Get your mock drafts ready.
Two weeks is an eternity in the NFL.
It's time enough to get healthy; time enough to recommit to the running game; time enough--if you're Josh McDaniels--to regain the faith of an entire city, fan base, and organization.
To say that Josh McDaniels was coaching for his very job is to overstate the importance of today's game.
To say that today's game was just another game, however, is to ignore the obvious. Josh McDaniels--no, the entire Broncos organization--needed today's win.
They needed the win so badly that McDaniels brought in none other than John Elway to give the Broncos a pep talk earlier in the week; despite the disappointing off-field actions of DJ Williams, everyone must have listened.
If today's game is what we'll get from an inspired Broncos team, I say bring in The Duke for the remaining 7 games.
Welcome back to the AFC West, Denver.
Jet lag—like a set of perfect English teeth—may not exist.
But the Broncos are believers.
The only way to describe their performance today was sluggish. How about just plain blah?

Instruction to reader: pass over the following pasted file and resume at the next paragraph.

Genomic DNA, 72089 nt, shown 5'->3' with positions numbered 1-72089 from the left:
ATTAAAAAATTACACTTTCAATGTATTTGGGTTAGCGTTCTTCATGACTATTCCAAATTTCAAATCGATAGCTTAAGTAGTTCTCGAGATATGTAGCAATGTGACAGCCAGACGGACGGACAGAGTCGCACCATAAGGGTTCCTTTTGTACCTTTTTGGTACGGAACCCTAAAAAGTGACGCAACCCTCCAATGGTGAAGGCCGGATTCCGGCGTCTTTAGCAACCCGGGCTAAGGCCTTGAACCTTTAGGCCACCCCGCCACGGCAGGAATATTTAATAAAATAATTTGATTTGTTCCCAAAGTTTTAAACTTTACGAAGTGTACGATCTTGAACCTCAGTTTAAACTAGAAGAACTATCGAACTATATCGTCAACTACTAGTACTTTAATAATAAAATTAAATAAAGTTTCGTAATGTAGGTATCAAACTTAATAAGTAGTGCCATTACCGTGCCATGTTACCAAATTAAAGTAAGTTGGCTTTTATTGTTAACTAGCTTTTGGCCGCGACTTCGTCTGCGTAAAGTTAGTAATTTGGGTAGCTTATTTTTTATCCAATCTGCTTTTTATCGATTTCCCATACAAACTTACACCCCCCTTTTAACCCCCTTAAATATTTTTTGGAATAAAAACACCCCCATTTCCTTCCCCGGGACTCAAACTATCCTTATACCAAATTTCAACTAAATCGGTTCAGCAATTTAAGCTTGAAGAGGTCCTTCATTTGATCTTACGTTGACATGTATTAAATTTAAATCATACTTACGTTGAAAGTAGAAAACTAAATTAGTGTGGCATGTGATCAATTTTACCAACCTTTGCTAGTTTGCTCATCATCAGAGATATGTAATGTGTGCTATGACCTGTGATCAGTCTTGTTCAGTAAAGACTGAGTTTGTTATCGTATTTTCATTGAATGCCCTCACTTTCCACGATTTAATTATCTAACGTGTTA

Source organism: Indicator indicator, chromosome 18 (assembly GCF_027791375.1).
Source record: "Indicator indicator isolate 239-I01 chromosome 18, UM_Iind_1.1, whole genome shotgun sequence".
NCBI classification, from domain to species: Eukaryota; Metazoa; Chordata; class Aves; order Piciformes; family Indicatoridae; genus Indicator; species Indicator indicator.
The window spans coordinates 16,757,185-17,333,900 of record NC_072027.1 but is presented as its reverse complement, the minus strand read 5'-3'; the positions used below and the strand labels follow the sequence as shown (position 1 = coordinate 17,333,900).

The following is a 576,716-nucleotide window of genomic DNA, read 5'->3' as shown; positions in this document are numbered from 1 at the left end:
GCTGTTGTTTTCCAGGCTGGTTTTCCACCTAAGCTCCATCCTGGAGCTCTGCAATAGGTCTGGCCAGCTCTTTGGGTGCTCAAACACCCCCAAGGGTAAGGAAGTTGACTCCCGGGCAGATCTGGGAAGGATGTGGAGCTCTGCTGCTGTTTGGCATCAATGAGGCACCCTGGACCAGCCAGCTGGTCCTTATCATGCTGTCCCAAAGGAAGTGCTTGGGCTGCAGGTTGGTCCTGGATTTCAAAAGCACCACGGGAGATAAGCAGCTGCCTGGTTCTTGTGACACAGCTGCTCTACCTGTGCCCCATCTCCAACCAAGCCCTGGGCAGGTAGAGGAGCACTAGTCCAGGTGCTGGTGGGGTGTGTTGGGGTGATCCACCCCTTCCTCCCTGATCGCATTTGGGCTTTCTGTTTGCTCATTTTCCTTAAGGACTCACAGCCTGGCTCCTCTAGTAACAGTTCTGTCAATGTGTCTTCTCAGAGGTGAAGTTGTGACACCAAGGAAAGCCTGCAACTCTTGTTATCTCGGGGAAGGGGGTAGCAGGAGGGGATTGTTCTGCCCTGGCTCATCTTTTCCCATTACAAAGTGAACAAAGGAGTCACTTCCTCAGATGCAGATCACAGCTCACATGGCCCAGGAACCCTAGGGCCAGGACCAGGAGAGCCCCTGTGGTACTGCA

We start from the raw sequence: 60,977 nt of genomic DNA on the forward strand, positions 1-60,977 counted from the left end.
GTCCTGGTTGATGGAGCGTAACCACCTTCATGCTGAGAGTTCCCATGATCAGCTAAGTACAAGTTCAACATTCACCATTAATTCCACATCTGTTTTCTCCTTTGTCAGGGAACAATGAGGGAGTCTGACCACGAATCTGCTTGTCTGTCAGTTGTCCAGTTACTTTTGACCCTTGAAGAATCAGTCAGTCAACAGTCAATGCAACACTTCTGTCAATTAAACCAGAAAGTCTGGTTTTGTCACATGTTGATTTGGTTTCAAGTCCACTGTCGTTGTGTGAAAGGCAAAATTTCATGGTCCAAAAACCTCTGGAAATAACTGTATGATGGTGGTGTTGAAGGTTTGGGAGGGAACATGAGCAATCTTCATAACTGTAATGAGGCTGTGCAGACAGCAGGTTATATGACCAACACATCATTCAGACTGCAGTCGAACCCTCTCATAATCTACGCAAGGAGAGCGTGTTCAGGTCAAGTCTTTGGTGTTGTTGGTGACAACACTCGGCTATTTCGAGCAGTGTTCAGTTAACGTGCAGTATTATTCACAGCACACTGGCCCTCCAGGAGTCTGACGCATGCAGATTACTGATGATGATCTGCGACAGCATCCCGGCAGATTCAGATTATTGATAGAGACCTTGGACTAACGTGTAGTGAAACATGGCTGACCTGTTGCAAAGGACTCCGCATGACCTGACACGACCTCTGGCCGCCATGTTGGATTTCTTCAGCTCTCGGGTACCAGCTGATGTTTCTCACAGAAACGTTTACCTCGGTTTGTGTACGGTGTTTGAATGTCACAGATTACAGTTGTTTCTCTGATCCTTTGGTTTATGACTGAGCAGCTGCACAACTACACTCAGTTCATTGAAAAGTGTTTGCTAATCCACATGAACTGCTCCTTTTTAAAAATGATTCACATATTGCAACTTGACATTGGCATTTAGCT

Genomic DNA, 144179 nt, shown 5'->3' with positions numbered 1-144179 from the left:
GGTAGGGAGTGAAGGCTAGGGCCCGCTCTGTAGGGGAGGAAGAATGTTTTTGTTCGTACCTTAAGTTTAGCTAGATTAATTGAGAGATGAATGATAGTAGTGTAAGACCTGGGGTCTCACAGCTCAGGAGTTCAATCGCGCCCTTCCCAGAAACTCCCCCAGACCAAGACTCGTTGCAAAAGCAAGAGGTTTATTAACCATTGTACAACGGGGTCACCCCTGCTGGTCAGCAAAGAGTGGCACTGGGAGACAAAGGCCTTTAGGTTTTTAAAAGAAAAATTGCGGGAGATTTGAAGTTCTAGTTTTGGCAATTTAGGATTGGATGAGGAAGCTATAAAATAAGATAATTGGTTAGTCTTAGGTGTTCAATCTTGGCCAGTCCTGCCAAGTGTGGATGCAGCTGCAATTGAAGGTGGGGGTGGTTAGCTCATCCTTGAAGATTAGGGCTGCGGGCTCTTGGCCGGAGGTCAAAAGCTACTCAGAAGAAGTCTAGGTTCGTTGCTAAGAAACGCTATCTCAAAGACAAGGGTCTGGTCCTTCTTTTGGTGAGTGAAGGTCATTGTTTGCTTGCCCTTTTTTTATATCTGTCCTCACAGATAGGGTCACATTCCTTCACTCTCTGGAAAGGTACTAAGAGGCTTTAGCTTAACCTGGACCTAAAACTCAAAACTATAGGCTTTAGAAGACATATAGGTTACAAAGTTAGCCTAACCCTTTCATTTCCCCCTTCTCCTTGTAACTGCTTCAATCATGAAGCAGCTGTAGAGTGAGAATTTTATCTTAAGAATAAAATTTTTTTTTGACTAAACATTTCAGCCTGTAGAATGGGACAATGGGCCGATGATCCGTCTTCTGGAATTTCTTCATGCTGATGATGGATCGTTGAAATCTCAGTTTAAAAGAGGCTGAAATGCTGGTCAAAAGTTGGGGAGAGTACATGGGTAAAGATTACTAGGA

They may have walked off the plane 48 hours ago, but, in what has come to be a hallmark of this Broncos team, they again couldn’t get their wings off the ground to start the game. They barely got airborne the entire game.
The usual suspects appeared—and we aren’t just talking about those British hoodlums that show up to soccer games. The Broncos showed a plethora of penalties, blown assignments, and miscommunications. They were also 0-for-4 on 3rd downs through their first 4 drives.
Can god save the queen? Who knows. But it would be nice if he’d at least bless the Broncos’ run defense.
Has there ever been a worse 1st half in Broncos history?
Not in recent memory. Halloween came one week early in Denver.
Before most Broncos fans had a chance to see Tom Cable’s frightening haircut on the jumbo screen, they were down 24-0.
The defense ran confused; Kyle Orton threw confused; Josh McDaniels was confused.